Bond markets rallied on the dive for safety and on bets that interest rate hikes could be recalibrated, but it was gloom that hit stocks after Wednesday wiped out $25 billion from the shares of US retail giant Target which topped the stock. [.N]
Wall Street, which haemorrhaged $1.5 trillion in total, reopened another 1% down, Europe fell 2% as its retailers fell 2.5% [.EU]and Chinese tech companies also fell overnight [.SS]all of which left the MSCI global equity index sliding to year-and-a-half lows.
“Target and Walmart coming out with disappointing numbers really, really scared people off,” said Robert Alster, chief investment officer of Close Brothers Asset Management.
“We’re going to see a series of downward revisions to US GDP (forecast) now…it really does look like we’re hitting a faster-than-expected slowdown.”
This MSCI World Index is now down nearly 18% in what is its worst start to the year on a recent record.
Signs of flagging economies were highlighted as weekly U.S. jobless claims figures rose slightly and a survey of businesses in the mid-Atlantic region showed confidence about the coming months was at a 13-year low.
Goldman Sachs now estimates a 35% chance of a US recession over the next two years, while Morgan Stanley sees a 25% chance over the next 12 months.
Wall Street’s new selloff came after Wednesday’s rout sent the S&P 500 down 4% and the Nasdaq down 5%. [.N] while megacap giants Amazon, Nvidia and Tesla all fell nearly 7% and Apple fell 5.6%.
Shares in Asia-Pacific ex-Japan snapped four days of gains to falter 1.8%, led by a 1.65% loss for the resource-rich Australian index, a 2.5% decline in Hong Kong. The Tokyo Nikkei also lost 1.9%.
Hong Kong-listed tech giants were particularly hard hit, with the index falling nearly 4%. Chinese online giant Tencent fell more than 6% after posting zero revenue growth in the first quarter, its worst performance since its IPO in 2004.
China’s tech and real estate sectors are still reeling from a year-long government crackdown and a slowing economic outlook stemming from Beijing’s strict zero-COVID policy, even as the vice-president’s soothing comments Premier Liu He to technology executives boosted sentiment on Wednesday.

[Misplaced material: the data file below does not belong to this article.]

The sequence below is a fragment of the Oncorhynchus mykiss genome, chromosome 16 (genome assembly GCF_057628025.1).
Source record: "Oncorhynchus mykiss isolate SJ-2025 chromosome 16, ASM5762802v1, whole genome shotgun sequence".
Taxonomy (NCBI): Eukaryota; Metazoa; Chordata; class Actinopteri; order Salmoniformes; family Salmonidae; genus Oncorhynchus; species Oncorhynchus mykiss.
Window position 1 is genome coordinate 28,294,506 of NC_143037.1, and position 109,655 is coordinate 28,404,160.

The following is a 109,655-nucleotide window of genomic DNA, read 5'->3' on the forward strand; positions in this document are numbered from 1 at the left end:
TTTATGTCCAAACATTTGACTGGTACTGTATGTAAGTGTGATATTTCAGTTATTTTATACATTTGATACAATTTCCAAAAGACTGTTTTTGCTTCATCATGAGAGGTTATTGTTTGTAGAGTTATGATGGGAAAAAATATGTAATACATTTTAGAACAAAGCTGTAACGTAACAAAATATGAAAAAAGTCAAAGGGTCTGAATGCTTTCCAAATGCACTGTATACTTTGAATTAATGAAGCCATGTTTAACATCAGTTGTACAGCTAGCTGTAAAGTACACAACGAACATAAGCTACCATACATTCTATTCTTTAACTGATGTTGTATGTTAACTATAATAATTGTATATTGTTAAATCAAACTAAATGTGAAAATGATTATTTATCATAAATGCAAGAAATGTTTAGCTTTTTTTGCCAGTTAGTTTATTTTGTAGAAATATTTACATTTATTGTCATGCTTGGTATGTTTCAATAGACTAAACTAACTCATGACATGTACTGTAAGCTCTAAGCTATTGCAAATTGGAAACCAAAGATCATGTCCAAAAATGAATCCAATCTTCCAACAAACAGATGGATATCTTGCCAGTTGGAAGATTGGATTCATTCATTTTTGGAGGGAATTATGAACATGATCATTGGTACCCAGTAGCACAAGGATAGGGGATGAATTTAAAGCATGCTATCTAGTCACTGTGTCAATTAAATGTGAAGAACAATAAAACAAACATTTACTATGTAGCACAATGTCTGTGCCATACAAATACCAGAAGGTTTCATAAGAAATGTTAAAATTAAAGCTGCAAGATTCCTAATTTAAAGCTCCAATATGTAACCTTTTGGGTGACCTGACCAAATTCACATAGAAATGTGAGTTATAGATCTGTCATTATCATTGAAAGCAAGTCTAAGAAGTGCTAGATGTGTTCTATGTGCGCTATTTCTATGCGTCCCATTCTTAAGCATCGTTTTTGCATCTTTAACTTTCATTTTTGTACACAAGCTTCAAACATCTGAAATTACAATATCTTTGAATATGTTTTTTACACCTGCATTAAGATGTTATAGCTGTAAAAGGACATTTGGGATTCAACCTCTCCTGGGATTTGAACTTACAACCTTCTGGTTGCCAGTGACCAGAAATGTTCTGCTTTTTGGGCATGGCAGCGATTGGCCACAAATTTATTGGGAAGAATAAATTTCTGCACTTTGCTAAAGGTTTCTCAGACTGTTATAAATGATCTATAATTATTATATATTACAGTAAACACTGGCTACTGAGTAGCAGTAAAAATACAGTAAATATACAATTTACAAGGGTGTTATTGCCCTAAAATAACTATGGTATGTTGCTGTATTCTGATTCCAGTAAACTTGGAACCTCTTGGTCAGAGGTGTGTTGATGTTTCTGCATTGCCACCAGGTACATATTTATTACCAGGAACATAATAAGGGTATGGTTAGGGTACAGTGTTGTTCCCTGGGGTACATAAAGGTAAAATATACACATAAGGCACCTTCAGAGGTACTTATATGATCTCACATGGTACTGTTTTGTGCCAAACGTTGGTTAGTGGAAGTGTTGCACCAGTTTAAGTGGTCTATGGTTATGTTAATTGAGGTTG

(Chart – Worst start to the year for global equities:
The focus remained on what central banks will do now as they walk a tightrope to try to regain control of inflation, which is now at 40-year highs in some countries, without causing recessions. painful.
“We will have to discuss what we can do together in our respective areas of responsibility to avoid stagflation scenarios,” German Finance Minister Christian Lindner said upon arriving for a two-day meeting of top central bankers near from Bonn.
Two top U.S. central bankers said on Wednesday they expected the Federal Reserve to downgrade to a more measured pace of rate hikes after July, but in Europe traders suddenly forecast up to four rate hikes. the ECB. He hasn’t raised interest rates in over a decade.
However, while things haven’t reached the tipping point, they are apparently heading “out of control. This is probably the most worrying part for the market,” market analyst Hebe Chen said. at IG.
In currency markets, the US dollar fell 0.3% against a basket of major currencies, after a 0.55% jump overnight that ended a three-day losing streak.
The euro gained nearly 1% on the ECB’s rate hike, while the Australian dollar jumped 1.6% and the New Zealand kiwi rebounded 1.2%, helped by an easing of the lockdown Shanghai COVID China. [FRX/]
US Treasuries continued to rally with yields – which move inversely to prices – as low as 2.77%, while Europe’s risk aversion saw German bond yields 10 years to fall well below the closely watched level of 1%. [GVD/EUR]
Inflation worries also saw oil prices fall again as fears of slowing economic growth and signs that Venezuelan oil could return to the market outweighed lingering fears over the tight global supply.
Brent crude fell from $110.41 to $108.04 a barrel in London, while US crude fell to $108.05 a barrel and gold, which has fallen more than 12% since March, hit $1,830 an ounce. [GOL/]
(Chart – Rising inflation driven by food and energy prices:
(Additional reporting by Francesco Canepa in Koenigswinter, Germany, Stella Qiu in Beijing and Alun John in Hong Kong; Editing by Chizu Nomiyama and Kirsten Donovan)
By Mark Jones